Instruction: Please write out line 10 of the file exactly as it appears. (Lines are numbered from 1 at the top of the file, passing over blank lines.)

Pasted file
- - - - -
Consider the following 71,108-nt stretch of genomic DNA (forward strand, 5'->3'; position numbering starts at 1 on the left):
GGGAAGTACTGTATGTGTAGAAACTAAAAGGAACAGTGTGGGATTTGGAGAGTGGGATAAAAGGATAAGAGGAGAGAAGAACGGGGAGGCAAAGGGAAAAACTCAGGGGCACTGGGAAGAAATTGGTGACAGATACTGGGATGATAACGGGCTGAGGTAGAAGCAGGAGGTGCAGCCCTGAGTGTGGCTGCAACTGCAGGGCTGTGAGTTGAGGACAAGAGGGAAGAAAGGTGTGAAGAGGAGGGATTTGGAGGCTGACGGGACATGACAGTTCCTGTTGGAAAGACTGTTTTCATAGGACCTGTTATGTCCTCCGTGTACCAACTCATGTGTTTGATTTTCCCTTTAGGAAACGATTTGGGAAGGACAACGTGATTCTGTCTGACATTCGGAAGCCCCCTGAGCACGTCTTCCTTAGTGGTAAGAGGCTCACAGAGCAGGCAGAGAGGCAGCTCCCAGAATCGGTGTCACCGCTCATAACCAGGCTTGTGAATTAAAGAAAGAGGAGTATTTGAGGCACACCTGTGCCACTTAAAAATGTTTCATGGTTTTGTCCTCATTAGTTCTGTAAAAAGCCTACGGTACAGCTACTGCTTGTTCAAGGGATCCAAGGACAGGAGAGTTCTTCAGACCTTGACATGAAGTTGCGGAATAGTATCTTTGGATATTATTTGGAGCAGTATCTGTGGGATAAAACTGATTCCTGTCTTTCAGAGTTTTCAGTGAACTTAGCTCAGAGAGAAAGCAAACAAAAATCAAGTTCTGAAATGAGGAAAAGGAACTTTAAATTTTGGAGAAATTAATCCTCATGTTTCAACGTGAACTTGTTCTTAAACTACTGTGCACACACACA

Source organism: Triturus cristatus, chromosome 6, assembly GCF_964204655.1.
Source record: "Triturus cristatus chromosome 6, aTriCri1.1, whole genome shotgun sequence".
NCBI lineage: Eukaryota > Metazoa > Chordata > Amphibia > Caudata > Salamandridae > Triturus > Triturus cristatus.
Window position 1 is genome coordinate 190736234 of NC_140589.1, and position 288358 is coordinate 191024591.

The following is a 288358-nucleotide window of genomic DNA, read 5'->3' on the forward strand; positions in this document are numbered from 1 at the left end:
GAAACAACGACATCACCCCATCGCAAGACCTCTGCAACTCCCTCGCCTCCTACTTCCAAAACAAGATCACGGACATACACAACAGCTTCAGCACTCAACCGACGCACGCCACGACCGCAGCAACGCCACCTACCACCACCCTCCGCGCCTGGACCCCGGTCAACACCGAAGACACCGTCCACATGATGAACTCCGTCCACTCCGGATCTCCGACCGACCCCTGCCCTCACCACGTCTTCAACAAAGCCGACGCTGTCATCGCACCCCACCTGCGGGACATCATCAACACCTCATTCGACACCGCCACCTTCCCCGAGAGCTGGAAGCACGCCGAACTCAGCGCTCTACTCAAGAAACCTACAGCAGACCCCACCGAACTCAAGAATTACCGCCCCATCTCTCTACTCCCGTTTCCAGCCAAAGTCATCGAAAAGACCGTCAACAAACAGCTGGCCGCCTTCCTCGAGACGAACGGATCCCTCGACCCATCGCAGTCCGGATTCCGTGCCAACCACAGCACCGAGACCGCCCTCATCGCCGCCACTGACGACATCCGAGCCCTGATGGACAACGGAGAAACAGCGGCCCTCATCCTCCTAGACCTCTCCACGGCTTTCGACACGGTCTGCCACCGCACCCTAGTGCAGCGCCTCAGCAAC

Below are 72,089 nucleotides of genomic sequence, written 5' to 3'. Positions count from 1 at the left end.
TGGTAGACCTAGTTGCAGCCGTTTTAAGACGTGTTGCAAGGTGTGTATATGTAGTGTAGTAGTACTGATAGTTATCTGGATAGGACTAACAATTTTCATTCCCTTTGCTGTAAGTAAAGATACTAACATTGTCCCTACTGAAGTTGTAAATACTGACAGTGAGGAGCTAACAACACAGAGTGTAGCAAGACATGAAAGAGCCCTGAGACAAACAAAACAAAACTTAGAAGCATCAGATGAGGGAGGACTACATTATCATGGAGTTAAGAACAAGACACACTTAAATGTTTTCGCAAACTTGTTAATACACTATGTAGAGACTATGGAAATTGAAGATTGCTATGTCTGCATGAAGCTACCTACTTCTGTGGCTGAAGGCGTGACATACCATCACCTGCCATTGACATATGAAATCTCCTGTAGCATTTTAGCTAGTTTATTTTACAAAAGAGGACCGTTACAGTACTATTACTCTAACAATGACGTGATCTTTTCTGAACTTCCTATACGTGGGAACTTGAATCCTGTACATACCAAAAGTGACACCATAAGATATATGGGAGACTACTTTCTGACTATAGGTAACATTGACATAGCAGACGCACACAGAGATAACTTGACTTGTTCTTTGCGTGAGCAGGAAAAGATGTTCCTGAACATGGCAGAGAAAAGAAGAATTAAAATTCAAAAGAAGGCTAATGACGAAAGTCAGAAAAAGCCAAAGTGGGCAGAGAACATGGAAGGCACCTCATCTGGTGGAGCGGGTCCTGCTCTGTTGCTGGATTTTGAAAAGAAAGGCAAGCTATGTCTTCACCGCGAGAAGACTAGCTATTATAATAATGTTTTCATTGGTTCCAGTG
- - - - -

TGGTAGACCTAGTTGCAGCCGTTTTAAGACGTGTTGCAAGGTGTGTATATGTAGTGTAGTAGTACTGATAGTTATCTGGATAGGACTAACAATTTTCATTCCCTTTGCTGTAAGTAAAGATACTAACATTGTCCCTACTGAAGTTGTAAATACTGACAGTGAGGAGCTAACAACACAGAGTGTAGCAAGACATGAAAGAGCCCTGAGACAAACAAAACAAAACTTAGAAGCATCAGATGAGGGAGGACTACATTATCATGGAGTTAAGAACAAGACACACTTAAATGTTTTCGCAAACTTGTTAATACACTATGTAGAGACTATGGAAATTGAAGATTGCTATGTCTGCATGAAGCTACCTACTTCTGTGGCTGAAGGCGTGACATACCATCACCTGCCATTGACATATGAAATCTCCTGTAGCATTTTAGCTAGTTTATTTTACAAAAGAGGACCGTTACAGTACTATTACTCTAACAATGACGTGATCTTTTCTGAACTTCCTATACGTGGGAACTTGAATCCTGTACATACCAAAAGTGACACCATAAGATATATGGGAGACTACTTTCTGACTATAGGTAACATTGACATAGCAGACGCACACAGAGATAACTTGACTTGTTCTTTGCGTGAGCAGGAAAAGATGTTCCTGAACATGGCAGAGAAAAGAAGAATTAAAATTCAAAAGAAGGCTAATGACGAAAGTCAGAAAAAGCCAAAGTGGGCAGAGAACATGGAAGGCACCTCATCTGGTGGAGCGGGTCCTGCTCTGTTGCTGGATTTTGAAAAGAAAGGCAAGCTATGTCTTCACCGCGAGAAGACTAGCTATTATAATAATGTTTTCATTGGTTCCAGTG